nt.number theory – Sum of inverse squares of numbers divisible only by primes in the kernel of a quadratic character

Let $chi$ be a primitive quadratic Dirichlet character of d modulus $m$, and consider the product
$$prod_{substack{p text{ prime} \ chi(p) = 1}} (1-p^{-2})^{-1}.$$

What can we say about the value of this product? Do we have good upper or lower bounds?

Some observations, ideas, and auxiliary questions

  • When $chi$ is trivial, it has value $zeta(2)$.
  • In general, since Chebotarev density theorem (CDT) tells us that $chi(p)$ is equidistributed in the limit, I would “want” the value to be something like

$$Big(zeta(2)prod_{p | m} (1-p^{-2})Big)^{frac{1}{2}}.$$

However, if I’m not mistaken, it seems that the error terms in effective forms of CDT may cause this to be very far from the truth. We can’t ignore what happens before we are close to equidistribution as the tail and the head are both $O(1)$. We can’t even control the error term well (without GRH) because of Siegel zeroes.

  • I don’t think we can appeal to Dirichlet density versions of CDT since those only tell us things in the limit as $s$ goes to $1$ and here $s = 2$.
  • Is there a way to “Dirichlet character”-ify a proof of $zeta(2) = pi^2/6$ to get a formula for this more general case? At least with Euler’s proof via Weierstrass factorization, it seems that we would need some holomorphic function which has zeroes whenever $chi(n) = 1$.

I had a few other ideas but they all seem to run into the same basic problem of “can’t ignore the stuff before the limit”… am I missing something?

nt.number theory – Why is the mobius function multiplicative in the case where the numbers contain overlapping primes?

I’m trying to understand how the Mobius function is multiplicative in the case when the two numbers, let’s say m and n have overlapping prime, call it pi. Then if F is the Mobius function,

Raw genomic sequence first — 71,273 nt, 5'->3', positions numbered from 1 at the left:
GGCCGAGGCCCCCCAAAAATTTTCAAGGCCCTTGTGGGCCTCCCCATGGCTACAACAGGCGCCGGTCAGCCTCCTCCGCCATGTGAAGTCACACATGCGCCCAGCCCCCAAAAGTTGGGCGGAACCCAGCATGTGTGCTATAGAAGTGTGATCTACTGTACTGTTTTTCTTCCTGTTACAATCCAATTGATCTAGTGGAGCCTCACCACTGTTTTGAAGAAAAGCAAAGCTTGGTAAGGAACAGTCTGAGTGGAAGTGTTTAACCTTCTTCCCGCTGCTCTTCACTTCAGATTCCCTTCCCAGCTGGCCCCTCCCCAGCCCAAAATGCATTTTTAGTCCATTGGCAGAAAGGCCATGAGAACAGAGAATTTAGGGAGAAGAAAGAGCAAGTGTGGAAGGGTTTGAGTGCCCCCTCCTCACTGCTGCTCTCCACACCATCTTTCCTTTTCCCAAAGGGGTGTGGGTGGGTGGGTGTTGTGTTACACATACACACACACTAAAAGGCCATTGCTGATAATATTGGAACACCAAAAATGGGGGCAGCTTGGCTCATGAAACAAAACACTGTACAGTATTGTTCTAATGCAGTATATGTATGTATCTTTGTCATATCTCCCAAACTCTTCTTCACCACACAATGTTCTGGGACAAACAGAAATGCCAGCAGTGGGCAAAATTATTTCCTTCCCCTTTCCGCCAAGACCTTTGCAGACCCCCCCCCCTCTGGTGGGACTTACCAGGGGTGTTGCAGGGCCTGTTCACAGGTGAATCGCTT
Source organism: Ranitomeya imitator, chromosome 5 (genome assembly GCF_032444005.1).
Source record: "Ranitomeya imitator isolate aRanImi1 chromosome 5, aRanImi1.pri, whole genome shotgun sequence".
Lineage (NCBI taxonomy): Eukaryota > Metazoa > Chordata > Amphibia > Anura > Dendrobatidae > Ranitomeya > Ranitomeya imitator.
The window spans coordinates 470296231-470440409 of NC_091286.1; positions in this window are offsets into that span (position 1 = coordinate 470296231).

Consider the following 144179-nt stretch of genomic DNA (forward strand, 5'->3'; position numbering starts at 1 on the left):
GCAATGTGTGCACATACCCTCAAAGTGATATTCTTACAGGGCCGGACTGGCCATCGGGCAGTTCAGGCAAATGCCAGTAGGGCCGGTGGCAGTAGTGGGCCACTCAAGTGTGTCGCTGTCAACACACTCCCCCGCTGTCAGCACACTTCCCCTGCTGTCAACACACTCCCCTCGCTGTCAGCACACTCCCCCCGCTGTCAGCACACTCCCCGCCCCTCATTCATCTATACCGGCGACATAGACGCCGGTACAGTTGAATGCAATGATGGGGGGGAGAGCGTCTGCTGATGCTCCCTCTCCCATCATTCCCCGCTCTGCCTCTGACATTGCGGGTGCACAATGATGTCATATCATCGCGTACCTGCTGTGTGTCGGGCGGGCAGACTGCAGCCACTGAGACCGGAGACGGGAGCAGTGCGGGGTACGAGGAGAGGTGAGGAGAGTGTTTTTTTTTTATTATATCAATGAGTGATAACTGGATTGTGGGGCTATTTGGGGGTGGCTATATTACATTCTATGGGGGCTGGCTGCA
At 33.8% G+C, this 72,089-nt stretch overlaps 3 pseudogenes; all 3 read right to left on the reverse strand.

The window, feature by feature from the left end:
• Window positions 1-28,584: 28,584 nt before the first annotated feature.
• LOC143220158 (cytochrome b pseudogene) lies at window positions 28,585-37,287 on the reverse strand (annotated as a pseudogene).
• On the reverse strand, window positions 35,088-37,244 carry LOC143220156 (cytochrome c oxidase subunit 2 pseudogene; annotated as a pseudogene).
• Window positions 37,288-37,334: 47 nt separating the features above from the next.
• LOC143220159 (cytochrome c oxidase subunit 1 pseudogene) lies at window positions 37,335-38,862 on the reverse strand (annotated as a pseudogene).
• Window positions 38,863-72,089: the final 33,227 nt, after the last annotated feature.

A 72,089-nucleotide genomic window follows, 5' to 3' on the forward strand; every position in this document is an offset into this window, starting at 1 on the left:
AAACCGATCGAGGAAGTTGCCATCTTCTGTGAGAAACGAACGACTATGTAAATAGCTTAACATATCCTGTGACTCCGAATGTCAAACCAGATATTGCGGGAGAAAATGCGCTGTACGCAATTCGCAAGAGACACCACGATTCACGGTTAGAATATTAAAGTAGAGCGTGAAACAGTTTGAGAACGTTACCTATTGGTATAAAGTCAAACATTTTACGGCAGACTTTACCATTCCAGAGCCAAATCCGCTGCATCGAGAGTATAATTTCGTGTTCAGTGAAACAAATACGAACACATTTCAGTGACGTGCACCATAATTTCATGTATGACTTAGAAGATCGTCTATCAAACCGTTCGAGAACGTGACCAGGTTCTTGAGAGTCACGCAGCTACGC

what I see is:

F(m)F(n) = -1*-1 = 1

Assuming they both have an odd number of prime factors. How does this become 0, as it should, since mn has a factor of pi2?

elementary number theory – Proving there are infinitely many primes in 5 ways

I need to remember for the test 5 different ways of proving that there are infinitely many primes. Now, I have learned to prove the infinity of primes by Euclid’s theorem, Euler’s theorem, Fermat numbers, Dirichlet, and the last I don’t remember. I will be happy to see how do you suggest to prove these proofs, so I can remember this for the test. It is my first course in number theory, so I only got elementary tools.
Thanks!

nt.number theory – Small multiplicative order modulo infinitely many primes

Let $a>1$ be an integer. Artin’s conjecture claims that if $a$ is not a perfect square, then $a$ is a primitive root modulo infinitely many primes $p$ (which moreover form a subset of positive density). Alternatively, I interested in situations where ${rm{ord}}_p(a)$ is relatively small compared to $p$ for infinitely many (or a positive density subset of) moduli $p$. So here is my question:

Question. What growth conditions on a function $f:Bbb{N}rightarrowBbb{N}$ guarantee that there exist infinitely many primes $p$ for which ${rm{ord}}_p(a)leq f(p)$? What if instead of the infinitude, we demand that the subset of such primes is of positive density?

I think it is very hard to answer this question if one aims for $f={rm{O}}(log p)$, because if for instance $k:={rm{ord}}_p(2)leqlog_2(2p)$, then $p$ must be a Mersenne prime $2^k-1$, and we do not know if there are infinitely many of those. So let us consider functions of growth ${rm{O}}(p^epsilon)$ where $epsilonin (0,1)$. Even knowing that there is a function $f={rm{O}}(p^epsilon)$ for which the answer to the question above is affirmative when $a=2$ would be very helpful to me.